Just finished reading Rob Fitts' new book "Banzai Babe Ruth" (which was released in late January instead of the previously announced data of March 1st). Very interesting book - I read it in less than a week (which is quick for me) as it was difficult to put down.
One of the many tidbits that I learned while reading the book was about Victor Starrfin, one of the more interesting guys in NBP history. Starrfin was born in Russia in 1916 and his father was an officer in the czar's Imperial Guard. After fighting on the losing side of the Russian Revolution, the Starrfin family eventually escaped from Russia to Hokkaido. Once settled in Japan, Starffin began playing baseball in school and by the time of the 1934 US tour he was one of the top high school players in the country.
Because the Japanese team had been unable to defeat the American team during the tour there was mounting pressure on the tour's organizers to recruit Starffin for the team. Since the Department Of Education had decreed that any amateur player who played in games against professionals would then be ineligible to play in high school or college, Starrfin's joining the team would make him give up his dreams of leading his team to Koshien in 1935 and then playing for Waseda. So understandably, he decided to decline the invitation to join.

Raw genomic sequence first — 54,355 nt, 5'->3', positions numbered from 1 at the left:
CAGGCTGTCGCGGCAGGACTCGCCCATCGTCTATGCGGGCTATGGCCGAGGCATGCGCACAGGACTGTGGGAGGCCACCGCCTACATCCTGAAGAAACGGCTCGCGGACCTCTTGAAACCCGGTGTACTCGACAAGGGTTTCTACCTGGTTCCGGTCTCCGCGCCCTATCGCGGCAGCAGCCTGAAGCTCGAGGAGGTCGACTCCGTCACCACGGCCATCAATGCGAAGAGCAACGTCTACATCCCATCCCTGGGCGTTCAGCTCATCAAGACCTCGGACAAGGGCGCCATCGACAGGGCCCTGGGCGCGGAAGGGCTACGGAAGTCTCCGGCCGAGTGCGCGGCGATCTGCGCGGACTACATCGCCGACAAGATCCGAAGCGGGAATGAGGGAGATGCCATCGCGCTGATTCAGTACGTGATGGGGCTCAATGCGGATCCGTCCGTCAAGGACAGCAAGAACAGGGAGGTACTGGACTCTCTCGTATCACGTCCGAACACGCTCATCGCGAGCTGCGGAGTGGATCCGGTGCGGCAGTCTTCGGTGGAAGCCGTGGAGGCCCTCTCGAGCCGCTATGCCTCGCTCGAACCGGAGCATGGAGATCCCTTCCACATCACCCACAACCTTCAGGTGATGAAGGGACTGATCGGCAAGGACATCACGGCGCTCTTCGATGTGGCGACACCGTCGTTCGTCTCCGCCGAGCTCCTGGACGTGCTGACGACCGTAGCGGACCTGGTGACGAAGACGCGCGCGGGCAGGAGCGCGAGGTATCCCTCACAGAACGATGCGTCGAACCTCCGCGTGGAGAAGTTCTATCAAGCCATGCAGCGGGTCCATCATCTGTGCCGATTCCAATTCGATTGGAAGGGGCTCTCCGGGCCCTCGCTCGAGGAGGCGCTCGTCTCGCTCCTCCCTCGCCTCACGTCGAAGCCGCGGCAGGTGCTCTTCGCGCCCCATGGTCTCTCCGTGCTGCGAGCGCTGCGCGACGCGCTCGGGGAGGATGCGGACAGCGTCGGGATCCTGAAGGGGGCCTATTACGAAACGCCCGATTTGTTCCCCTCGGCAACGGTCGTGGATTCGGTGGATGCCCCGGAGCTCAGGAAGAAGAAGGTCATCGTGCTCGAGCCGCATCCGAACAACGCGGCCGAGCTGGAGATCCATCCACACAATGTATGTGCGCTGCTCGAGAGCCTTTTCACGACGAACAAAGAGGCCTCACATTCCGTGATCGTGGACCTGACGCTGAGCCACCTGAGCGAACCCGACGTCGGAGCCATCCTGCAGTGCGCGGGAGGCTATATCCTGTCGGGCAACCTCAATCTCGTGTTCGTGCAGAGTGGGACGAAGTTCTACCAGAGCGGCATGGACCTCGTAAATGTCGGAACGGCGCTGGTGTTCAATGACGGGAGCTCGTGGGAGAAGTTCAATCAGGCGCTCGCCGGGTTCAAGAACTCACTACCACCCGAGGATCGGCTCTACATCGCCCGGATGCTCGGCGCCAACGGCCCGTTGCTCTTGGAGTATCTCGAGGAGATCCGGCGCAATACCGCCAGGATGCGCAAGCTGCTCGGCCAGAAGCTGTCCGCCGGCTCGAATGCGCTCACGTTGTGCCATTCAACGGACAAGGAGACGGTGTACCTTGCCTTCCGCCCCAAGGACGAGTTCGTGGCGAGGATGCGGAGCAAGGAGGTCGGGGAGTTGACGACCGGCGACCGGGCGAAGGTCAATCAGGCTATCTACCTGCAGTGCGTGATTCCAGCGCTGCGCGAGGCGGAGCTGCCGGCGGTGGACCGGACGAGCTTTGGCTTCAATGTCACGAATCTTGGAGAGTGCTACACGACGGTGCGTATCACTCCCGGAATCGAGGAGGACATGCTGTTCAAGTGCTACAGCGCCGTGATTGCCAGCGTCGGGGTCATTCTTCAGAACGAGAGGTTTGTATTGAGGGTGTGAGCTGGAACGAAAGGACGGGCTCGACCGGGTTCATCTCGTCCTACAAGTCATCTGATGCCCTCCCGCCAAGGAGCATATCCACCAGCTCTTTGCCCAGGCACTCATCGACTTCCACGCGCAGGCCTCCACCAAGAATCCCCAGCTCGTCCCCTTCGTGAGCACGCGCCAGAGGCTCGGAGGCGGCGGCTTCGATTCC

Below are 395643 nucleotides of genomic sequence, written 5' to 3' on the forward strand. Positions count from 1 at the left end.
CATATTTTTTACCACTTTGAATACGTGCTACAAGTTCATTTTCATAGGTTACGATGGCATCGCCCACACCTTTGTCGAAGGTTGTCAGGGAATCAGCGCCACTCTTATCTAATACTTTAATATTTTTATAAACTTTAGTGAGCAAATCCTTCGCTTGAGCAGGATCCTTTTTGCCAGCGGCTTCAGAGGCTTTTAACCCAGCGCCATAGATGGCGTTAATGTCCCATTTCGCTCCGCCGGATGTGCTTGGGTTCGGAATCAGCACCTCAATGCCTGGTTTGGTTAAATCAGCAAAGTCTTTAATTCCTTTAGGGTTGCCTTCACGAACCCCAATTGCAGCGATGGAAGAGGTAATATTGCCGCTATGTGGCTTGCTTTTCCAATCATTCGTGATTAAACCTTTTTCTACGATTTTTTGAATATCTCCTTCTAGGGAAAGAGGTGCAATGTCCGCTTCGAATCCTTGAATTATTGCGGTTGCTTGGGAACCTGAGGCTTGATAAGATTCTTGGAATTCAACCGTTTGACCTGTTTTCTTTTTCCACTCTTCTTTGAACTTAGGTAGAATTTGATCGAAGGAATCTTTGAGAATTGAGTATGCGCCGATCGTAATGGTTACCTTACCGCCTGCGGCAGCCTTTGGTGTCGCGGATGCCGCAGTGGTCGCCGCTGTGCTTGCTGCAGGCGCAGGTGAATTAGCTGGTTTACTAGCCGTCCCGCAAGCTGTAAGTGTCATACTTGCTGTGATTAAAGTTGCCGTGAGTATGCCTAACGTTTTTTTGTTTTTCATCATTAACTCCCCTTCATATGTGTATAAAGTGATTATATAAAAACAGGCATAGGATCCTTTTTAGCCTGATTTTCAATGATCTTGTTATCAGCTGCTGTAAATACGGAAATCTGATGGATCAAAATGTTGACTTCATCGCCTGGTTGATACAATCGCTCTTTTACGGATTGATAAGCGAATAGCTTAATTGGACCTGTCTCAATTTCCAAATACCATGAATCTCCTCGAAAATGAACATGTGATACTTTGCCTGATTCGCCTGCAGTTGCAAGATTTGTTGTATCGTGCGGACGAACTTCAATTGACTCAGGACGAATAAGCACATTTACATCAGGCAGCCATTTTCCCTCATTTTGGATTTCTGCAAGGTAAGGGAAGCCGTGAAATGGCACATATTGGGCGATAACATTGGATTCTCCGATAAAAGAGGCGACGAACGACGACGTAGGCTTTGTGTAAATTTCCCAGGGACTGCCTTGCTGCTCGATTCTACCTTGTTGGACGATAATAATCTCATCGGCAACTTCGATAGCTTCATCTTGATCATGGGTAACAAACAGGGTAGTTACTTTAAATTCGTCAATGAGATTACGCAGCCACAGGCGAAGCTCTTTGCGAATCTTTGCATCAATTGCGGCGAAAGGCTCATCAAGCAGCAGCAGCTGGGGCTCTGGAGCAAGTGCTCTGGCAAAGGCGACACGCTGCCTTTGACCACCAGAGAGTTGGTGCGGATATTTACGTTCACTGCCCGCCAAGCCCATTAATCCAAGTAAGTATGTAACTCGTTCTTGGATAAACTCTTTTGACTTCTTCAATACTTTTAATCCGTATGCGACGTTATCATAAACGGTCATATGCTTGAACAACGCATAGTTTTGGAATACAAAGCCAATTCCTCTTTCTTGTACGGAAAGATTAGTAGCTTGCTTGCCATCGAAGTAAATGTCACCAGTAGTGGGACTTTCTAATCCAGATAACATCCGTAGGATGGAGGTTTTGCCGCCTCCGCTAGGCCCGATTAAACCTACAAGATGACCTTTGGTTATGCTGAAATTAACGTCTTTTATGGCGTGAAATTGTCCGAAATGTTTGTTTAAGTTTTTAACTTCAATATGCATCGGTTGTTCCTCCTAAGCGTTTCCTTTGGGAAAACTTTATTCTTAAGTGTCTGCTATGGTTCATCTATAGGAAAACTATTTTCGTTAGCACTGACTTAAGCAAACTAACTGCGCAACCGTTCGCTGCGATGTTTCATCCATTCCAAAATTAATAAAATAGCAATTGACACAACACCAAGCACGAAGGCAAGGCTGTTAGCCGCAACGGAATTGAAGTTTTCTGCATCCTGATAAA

The organizers reacted by sending a gangster to Hokkaido to look for Starffin (ostensibly to attempt to buy his agreement). Fans of his school team ended up hiding the family from the gangster. What finally worked, however, was that the organizers used influence in the government to begin the deportation process for Starrfin's father who was in prison for murdering his mistress. Since the deportation would be a death sentence for his father, Victor finally agreed to join the All Nippon team.
The postscript to this story is that after all this trouble to get Starffin to join the team - threatening his father's life and forcing him to give up his future plans, Starffin only appeared in one game in the tour - in Omiya on November 29, 1934. He pitched one inning, striking out one and walking two.
Starrin would go on to an outstanding career in professional baseball in Japan, becoming the first pitcher to reach 300 wins in a career that would last until 1955. Here's a card of him from the 2004 BBM Golden Arms set (#001), showing him in the uniform of a somewhat obscure team called Pacific in 1946 - this team would become the Robins in 1947 and eventually merge with the Whales in 1952: